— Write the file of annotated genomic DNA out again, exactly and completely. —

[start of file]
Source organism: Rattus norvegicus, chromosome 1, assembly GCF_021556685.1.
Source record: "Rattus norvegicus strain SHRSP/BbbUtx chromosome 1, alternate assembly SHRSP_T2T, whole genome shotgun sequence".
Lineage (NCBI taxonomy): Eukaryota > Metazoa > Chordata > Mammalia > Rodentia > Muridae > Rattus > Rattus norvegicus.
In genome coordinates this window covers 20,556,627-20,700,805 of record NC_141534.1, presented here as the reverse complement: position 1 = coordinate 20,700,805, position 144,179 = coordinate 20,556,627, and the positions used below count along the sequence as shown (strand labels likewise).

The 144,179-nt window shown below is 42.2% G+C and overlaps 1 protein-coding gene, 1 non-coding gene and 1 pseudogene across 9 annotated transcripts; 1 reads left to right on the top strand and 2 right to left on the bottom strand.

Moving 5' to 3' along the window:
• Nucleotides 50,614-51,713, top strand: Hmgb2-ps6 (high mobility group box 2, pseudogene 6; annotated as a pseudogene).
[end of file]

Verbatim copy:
Source organism: Rattus norvegicus, chromosome 1, assembly GCF_021556685.1.
Source record: "Rattus norvegicus strain SHRSP/BbbUtx chromosome 1, alternate assembly SHRSP_T2T, whole genome shotgun sequence".
Lineage (NCBI taxonomy): Eukaryota > Metazoa > Chordata > Mammalia > Rodentia > Muridae > Rattus > Rattus norvegicus.
In genome coordinates this window covers 20,556,627-20,700,805 of record NC_141534.1, presented here as the reverse complement: position 1 = coordinate 20,700,805, position 144,179 = coordinate 20,556,627, and the positions used below count along the sequence as shown (strand labels likewise).

The 144,179-nt window shown below is 42.2% G+C and overlaps 1 protein-coding gene, 1 non-coding gene and 1 pseudogene across 9 annotated transcripts; 1 reads left to right on the top strand and 2 right to left on the bottom strand.

Moving 5' to 3' along the window:
• Nucleotides 50,614-51,713, top strand: Hmgb2-ps6 (high mobility group box 2, pseudogene 6; annotated as a pseudogene).